The raw ingredients for nuclear power plant fuel, thankfully, stayed contained.
On Wednesday morning, a truck carrying radioactive uranium suffered a collision with a passenger van, causing a mass evacuation in case of a hazardous leak.
Thankfully, no one seems to have been hurt in the crash itself, according to the ABC News affiliate station ABC11. A HAZMAT team showed up and cleared the scene, allowing drivers to get back to their cars after five hours. That's a relief, but the crash was still a disturbingly close call.
The truck was loaded up with a shipment of uranium hexafluoride, according to ABC11 which is a radioactive ingredient that's used to make nuclear power plant fuels. Uranium hexafluoride can be nasty stuff, causing kidney damage if ingested or inhaled aside from the more immediate hazards of radioactivity poisoning, according to a guide published by the Department of Energy's Argonne National Laboratory.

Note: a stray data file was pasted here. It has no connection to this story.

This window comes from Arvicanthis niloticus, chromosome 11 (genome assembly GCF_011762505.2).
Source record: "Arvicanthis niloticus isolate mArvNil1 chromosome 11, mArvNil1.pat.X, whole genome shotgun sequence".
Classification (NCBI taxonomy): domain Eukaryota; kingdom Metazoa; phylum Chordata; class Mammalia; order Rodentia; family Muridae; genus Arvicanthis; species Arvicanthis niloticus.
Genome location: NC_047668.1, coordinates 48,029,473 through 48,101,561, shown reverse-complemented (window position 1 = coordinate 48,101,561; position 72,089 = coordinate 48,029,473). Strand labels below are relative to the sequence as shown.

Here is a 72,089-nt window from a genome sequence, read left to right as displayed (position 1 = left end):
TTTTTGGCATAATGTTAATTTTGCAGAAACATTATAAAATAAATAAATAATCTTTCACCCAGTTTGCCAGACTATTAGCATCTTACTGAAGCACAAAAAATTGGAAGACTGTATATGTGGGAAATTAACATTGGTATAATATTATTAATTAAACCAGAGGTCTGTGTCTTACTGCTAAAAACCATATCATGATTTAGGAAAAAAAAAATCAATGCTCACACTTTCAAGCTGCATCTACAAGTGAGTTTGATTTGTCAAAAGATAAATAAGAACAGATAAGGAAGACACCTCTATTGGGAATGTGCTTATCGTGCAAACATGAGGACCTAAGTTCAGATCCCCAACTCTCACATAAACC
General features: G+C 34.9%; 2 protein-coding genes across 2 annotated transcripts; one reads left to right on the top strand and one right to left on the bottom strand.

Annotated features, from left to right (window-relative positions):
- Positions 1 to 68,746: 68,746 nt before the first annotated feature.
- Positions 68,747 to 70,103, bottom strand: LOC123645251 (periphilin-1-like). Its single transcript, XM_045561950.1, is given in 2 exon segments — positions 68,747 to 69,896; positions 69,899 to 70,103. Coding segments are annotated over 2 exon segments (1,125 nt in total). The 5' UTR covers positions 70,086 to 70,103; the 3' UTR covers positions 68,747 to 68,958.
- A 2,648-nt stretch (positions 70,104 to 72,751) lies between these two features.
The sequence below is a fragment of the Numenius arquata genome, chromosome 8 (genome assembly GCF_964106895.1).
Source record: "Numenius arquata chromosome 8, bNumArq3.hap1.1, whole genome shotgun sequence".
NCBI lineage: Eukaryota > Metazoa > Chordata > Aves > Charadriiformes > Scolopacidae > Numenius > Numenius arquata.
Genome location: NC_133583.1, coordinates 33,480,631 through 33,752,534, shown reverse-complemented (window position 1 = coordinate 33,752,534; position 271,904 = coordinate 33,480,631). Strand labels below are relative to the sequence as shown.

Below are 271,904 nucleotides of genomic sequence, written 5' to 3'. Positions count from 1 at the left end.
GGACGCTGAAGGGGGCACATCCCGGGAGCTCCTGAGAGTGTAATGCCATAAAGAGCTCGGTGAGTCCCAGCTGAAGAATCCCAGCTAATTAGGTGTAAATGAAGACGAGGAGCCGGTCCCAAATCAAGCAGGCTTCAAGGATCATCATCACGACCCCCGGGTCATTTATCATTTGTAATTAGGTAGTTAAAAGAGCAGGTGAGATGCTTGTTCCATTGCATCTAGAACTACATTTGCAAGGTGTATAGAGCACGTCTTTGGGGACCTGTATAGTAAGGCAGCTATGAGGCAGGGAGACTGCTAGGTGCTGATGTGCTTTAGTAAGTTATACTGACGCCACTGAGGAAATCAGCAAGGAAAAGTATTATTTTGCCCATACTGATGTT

North Carolina State Highway Patrol told ABC11 that there was no risk in this case because the truck didn't leak any of the material.
When the crash happened, two large barrels of uranium hexafluoride rolled off the truck and into the highway. The HAZMAT team responding to the scene was particularly concerned because one got pretty banged up, according to The Fayatteville Observer, but thankfully it stayed in one piece and could be loaded back into the truck's shipping trailer.
More on radiation leaks: Did Russia Cover up a Radiation Leak 100x Worse Than Fukushima?
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